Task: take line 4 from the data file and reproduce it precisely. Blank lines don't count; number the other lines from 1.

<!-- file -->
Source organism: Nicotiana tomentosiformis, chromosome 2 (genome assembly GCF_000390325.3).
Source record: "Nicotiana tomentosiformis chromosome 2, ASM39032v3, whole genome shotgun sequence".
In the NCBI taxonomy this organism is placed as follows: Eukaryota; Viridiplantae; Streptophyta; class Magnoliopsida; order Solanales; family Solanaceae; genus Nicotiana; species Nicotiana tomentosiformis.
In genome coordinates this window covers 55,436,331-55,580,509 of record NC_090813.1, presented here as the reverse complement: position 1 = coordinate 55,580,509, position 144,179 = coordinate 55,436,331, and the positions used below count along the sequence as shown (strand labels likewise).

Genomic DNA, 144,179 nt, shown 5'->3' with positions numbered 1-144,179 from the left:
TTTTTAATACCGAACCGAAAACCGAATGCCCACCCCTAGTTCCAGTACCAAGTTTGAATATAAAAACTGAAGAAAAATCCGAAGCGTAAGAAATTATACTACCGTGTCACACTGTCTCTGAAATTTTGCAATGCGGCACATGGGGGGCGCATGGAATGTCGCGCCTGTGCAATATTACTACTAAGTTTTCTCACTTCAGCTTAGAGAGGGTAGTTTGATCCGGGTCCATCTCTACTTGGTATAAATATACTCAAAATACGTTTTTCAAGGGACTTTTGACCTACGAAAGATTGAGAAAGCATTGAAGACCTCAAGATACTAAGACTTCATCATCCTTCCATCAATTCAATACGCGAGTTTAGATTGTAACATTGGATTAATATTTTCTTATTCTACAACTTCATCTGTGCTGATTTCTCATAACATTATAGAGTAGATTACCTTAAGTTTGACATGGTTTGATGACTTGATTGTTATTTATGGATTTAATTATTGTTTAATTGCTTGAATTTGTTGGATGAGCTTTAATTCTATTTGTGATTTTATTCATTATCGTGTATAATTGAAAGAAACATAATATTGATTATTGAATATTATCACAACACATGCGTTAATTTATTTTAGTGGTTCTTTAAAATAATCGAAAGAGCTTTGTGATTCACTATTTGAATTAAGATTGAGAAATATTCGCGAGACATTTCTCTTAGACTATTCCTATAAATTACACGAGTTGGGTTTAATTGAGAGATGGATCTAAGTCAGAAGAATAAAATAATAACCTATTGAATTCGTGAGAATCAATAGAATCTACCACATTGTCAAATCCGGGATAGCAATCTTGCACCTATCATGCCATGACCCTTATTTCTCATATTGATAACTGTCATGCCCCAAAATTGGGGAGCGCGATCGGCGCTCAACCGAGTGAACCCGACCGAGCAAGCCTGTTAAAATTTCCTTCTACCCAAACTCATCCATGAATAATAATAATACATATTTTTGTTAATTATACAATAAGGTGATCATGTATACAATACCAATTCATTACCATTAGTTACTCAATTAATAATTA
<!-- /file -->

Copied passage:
In genome coordinates this window covers 55,436,331-55,580,509 of record NC_090813.1, presented here as the reverse complement: position 1 = coordinate 55,580,509, position 144,179 = coordinate 55,436,331, and the positions used below count along the sequence as shown (strand labels likewise).